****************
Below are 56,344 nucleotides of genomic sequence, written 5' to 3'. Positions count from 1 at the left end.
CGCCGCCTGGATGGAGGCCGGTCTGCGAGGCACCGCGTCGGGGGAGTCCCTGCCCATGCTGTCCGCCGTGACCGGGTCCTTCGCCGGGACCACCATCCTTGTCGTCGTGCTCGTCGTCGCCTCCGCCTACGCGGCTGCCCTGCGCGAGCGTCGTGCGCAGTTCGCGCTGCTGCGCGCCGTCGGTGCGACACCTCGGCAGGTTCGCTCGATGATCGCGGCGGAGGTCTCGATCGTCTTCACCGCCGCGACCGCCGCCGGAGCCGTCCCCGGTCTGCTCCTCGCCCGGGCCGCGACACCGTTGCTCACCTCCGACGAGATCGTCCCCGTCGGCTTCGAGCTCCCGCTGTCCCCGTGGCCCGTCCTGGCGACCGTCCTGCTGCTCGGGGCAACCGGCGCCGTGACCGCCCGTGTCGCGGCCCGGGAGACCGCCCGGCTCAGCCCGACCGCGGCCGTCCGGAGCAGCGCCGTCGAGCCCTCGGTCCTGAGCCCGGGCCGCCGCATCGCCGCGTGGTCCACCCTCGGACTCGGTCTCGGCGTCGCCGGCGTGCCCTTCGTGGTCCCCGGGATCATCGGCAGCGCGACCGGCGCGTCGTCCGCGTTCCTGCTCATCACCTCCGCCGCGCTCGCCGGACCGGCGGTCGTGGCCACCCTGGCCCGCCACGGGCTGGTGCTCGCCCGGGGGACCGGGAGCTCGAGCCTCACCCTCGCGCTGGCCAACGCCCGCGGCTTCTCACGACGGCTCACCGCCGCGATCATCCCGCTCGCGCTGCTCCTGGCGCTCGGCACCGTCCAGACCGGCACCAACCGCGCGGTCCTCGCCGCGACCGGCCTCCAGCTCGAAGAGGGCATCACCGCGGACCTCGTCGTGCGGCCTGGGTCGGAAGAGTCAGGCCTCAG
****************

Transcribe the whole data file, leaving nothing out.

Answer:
Below are 56,344 nucleotides of genomic sequence, written 5' to 3'. Positions count from 1 at the left end.
CGCCGCCTGGATGGAGGCCGGTCTGCGAGGCACCGCGTCGGGGGAGTCCCTGCCCATGCTGTCCGCCGTGACCGGGTCCTTCGCCGGGACCACCATCCTTGTCGTCGTGCTCGTCGTCGCCTCCGCCTACGCGGCTGCCCTGCGCGAGCGTCGTGCGCAGTTCGCGCTGCTGCGCGCCGTCGGTGCGACACCTCGGCAGGTTCGCTCGATGATCGCGGCGGAGGTCTCGATCGTCTTCACCGCCGCGACCGCCGCCGGAGCCGTCCCCGGTCTGCTCCTCGCCCGGGCCGCGACACCGTTGCTCACCTCCGACGAGATCGTCCCCGTCGGCTTCGAGCTCCCGCTGTCCCCGTGGCCCGTCCTGGCGACCGTCCTGCTGCTCGGGGCAACCGGCGCCGTGACCGCCCGTGTCGCGGCCCGGGAGACCGCCCGGCTCAGCCCGACCGCGGCCGTCCGGAGCAGCGCCGTCGAGCCCTCGGTCCTGAGCCCGGGCCGCCGCATCGCCGCGTGGTCCACCCTCGGACTCGGTCTCGGCGTCGCCGGCGTGCCCTTCGTGGTCCCCGGGATCATCGGCAGCGCGACCGGCGCGTCGTCCGCGTTCCTGCTCATCACCTCCGCCGCGCTCGCCGGACCGGCGGTCGTGGCCACCCTGGCCCGCCACGGGCTGGTGCTCGCCCGGGGGACCGGGAGCTCGAGCCTCACCCTCGCGCTGGCCAACGCCCGCGGCTTCTCACGACGGCTCACCGCCGCGATCATCCCGCTCGCGCTGCTCCTGGCGCTCGGCACCGTCCAGACCGGCACCAACCGCGCGGTCCTCGCCGCGACCGGCCTCCAGCTCGAAGAGGGCATCACCGCGGACCTCGTCGTGCGGCCTGGGTCGGAAGAGTCAGGCCTCAG